The Thirst Noel

Regular readers may recall that on Christmas eve in 1886, the very year that I tell of, ‘The Annie C. Maguire’, a three-masted barque, capsized off the coast of Maine. Happily her captain and crew were saved by the keeper of the Portland lighthouse. Unbeknown, however, to the ship’s  captain, Mr O’Neill, there was a stowaway on board. This was Manchachicoj, a hideous  Argentinian demon from the Salamanca Caves, who had been hiding in one of the many barrels of salt-beef stowed in the hold. The reason for the barque coming to grief as it did was entirely due to  Manchachicoj  industriously banging a hole in the ship’s side in order to answer the beguiling call of a siren (whom, uniquely in the history of sirens, he successfully managed to seduce). This and the subsequent damage caused when the floundering craft hit a reef, allowed some of the barrels to float free. These were accompanied by several firkins of the finest Argentinian wine, carefully procured by Captain O’Neill while ‘The Annie C Maguire’ sat anchored in Buenos Aires.

 

Imagine, if you will, the average Christmas on Hopeless, Maine. Tidings of comfort and joy are in short supply, as is everything else. The general lack of seasonal cheer ensures that any stockings optimistically hung up over the fireplace are certain to remain empty. There will be no great feast, no Bacchanalia. Most will find that it is a day like any other dismal day. For some islanders, however, during one Christmas long ago, all of this changed. Unsurprisingly for Hopeless, the change was not exactly for the better.

 

Amos Gannicox, a former ship’s carpenter, looked with satisfaction at the fine wooden cabin and workshop he had constructed from the pieces of wreckage and driftwood salvaged from around the island. He was now able to bid a grateful farewell to The Squid and Teapot, an establishment that had provided his lodgings for two years, ever since his arrival on Hopeless. In exchange, Amos  had happily used his art as a master carpenter to greatly enhance the appearance of the inn.

From his earliest days on the island, Amos  found that he was frequently visited by Elmer Bussage, a youngster who loved to watch him at work. Indeed, Elmer far preferred the company of the carpenter to that of his own mother and father. You will recall that the Bussage family, along with the Reverend Malachi Crackstone and Tobias Thrupp, were companions in the liferaft that had brought Amos to Hopeless.

There could be no doubt that the Bussages’ parenting skills were decidedly lacklustre, by any standards. While most newcomers to Hopeless  generally made an effort to earn their keep, Jethro and Maybelle Bussage had other ideas. They preferred to beg, scavenge and steal to get by. They made just two exceptions to this lack of industry; the first was on the occasions when Maybelle, with the full approval of her husband, competed with Madame Evadne’s Lodging House for the dubious attentions of various discerning gentlemen. The second exception was Jethro’s indisputable and frequently used talent for distilling moonshine, which they both consumed with an untamed enthusiasm. All in all, they were not the best role models for a boy of ten years old.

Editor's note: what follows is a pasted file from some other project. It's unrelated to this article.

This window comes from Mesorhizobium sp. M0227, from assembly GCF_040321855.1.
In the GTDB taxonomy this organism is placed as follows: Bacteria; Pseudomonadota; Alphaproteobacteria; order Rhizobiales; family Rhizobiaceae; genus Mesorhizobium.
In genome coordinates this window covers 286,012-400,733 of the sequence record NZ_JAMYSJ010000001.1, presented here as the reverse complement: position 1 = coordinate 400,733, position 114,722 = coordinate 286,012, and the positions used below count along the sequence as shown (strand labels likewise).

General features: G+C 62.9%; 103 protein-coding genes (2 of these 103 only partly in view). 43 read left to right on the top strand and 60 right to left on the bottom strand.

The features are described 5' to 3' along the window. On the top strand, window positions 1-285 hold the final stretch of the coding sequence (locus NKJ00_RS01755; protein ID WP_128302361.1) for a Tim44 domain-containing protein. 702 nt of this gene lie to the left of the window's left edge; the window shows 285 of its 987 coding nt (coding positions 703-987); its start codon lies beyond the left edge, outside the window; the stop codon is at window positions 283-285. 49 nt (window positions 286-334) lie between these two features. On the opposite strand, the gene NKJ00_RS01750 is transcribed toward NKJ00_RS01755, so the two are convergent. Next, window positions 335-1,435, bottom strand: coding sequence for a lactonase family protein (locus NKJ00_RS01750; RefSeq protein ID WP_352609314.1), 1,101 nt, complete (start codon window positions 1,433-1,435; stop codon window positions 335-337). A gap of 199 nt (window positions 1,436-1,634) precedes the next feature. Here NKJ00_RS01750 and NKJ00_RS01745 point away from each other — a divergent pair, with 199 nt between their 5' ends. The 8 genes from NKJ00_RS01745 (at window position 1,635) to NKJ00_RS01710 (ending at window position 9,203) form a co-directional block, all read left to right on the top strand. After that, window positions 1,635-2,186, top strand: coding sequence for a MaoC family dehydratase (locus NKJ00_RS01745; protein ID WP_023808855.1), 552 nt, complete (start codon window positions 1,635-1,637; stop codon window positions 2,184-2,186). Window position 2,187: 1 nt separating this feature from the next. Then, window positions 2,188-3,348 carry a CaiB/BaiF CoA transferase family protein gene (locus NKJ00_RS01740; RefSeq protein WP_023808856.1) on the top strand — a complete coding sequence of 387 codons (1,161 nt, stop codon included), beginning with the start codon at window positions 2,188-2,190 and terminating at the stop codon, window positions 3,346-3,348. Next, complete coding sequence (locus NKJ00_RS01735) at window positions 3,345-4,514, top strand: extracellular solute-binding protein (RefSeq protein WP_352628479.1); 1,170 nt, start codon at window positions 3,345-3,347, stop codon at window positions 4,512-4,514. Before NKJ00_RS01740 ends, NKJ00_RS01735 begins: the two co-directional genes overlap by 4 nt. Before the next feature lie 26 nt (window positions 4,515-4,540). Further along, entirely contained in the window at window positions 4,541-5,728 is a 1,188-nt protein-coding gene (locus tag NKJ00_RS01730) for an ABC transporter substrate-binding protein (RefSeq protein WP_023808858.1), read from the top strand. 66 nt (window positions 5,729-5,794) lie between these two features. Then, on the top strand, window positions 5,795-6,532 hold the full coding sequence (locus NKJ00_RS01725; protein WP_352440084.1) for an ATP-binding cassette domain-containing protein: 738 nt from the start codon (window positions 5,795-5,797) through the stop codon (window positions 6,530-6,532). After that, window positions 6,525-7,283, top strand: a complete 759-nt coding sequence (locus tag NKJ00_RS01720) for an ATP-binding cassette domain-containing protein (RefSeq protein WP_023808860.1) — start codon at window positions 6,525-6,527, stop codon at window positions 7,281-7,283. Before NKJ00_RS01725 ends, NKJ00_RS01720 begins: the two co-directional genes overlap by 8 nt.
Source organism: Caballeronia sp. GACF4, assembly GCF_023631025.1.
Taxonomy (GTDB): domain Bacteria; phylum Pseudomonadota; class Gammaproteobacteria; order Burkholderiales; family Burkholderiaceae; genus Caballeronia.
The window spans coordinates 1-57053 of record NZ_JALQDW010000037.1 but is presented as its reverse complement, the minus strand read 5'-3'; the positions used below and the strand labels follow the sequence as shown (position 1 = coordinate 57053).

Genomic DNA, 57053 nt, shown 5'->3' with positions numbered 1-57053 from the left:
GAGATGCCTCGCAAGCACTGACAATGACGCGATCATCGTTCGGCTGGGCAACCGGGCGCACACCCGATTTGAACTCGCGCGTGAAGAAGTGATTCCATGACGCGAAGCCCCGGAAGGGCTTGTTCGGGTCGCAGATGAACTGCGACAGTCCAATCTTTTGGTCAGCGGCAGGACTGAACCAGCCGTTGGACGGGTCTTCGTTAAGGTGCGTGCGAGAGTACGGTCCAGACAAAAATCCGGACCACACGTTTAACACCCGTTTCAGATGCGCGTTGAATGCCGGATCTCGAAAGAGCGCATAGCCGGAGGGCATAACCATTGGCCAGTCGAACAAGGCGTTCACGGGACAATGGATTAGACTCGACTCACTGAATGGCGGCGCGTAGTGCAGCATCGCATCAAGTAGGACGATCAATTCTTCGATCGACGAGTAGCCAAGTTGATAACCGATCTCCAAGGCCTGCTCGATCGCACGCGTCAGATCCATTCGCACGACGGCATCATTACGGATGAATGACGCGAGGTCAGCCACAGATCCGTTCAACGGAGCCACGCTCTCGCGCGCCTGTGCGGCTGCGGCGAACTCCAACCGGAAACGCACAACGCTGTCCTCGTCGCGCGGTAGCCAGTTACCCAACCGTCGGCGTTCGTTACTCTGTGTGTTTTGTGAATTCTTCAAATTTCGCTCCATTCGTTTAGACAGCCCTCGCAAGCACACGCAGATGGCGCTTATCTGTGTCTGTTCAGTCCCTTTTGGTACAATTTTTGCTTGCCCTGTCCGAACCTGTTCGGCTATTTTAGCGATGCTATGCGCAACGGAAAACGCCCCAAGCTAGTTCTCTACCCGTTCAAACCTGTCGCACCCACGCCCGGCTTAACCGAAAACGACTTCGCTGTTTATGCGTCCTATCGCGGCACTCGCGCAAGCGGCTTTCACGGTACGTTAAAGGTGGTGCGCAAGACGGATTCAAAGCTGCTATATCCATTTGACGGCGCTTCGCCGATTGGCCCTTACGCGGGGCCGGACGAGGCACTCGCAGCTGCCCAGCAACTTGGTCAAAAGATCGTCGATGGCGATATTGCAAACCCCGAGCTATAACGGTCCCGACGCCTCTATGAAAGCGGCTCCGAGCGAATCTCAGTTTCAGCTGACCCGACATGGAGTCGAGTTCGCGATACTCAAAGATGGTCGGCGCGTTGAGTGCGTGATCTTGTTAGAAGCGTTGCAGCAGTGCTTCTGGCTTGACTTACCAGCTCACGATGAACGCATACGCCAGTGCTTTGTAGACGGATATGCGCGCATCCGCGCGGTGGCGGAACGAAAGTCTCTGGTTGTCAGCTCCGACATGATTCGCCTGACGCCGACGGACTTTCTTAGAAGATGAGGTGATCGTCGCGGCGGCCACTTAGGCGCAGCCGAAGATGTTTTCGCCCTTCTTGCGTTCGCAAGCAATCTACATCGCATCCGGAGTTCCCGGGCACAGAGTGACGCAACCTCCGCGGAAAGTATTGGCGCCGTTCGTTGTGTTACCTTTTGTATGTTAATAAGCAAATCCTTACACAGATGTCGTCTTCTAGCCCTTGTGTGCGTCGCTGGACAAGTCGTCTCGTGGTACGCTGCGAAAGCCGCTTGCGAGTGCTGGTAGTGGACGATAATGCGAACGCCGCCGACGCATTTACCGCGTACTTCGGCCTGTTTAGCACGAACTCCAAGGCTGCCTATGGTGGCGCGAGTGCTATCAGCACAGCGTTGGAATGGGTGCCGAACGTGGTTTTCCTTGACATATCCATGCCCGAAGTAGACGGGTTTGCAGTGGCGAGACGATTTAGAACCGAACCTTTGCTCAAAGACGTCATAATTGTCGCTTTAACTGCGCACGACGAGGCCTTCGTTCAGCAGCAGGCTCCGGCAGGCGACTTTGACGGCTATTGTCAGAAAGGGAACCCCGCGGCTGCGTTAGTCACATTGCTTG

Amos gazed out at the worsening weather with some trepidation. It looked as though Christmas would be blown in on an ice storm this year. Little Elmer was sitting happily in front of the wood-burning stove that Amos had ingeniously created from a disused water tank. There was no point in sending the boy home in this weather. The carpenter threw another piece of driftwood into the stove and turned up the gnii-oil lamp. There was little chance that Jethro and Maybelle would be worrying too much about their son anyway, he reflected. The lad was far safer with him.

 

The Bussages had not, indeed, given their son a second thought since he had left that morning. He always came back eventually. Besides, it was Christmas Eve and some interesting looking barrels – one very large and two much smaller – had washed up almost on their doorstep and demanded immediate attention. Who said there was no Santa Claus?

In view of the impending inclement weather it would have been sensible for Jethro and Maybelle to attend to some pressing and basic practicalities. These they neglected, instead making their priority the task of getting the barrels under cover before the oncoming storm carried them away again. This  was easier said than done. The firkins, the five-gallon barrels, were heavy enough to carry but the tun was beyond carrying and had to be rolled. It was unwieldy to manoeuvre and wanted to go anywhere but to the place where it was supposed to be. Eventually, however, after much sweat and profanity, the job was done.

It was with no little excitement and exertion that Jethro prised the lid off the tun. Once opened, he viewed the contents with mixed feelings. He knew a bit about salt-beef and its preparation. There was no doubt that this was top quality, for there was no evidence of hide, bone or offal. As a boy he had often watched his uncle, who had been a butcher in a victualling yard. He recalled that the flesh was cut roughly into four-pound pieces and rubbed generously with a mixture of salt and saltpeter. This was followed by a lengthy process of further salting until, eventually, the meat was barrelled and floated in brine.

Jethro held his breath as he drew the first piece of beef from the tun. If the brine had leaked the meat would be rotten. He prodded the cut with his finger. It was firm to the touch. He breathed a sigh of relief. For the first time in over two years there was the real promise of a sumptuous Christmas dinner in store.

Maybelle, meanwhile, was exploring the firkins.

“Please let it be brandy.”

This was as close as Maybelle ever got to praying. Had she tried harder, who knows, the contents may have been miraculously transformed. In the event the wine in the firkin would have no truck with Christmas miracles and stubbornly refused to change.

The Bussages were only slightly disappointed.

“It’s all fine,” said Jethro reassuringly. “We can drink this one straight away and the other I’ll distill. We’ll have brandy yet – after all, brandy is no more than distilled red wine. Oh, what a Christmas this will be!”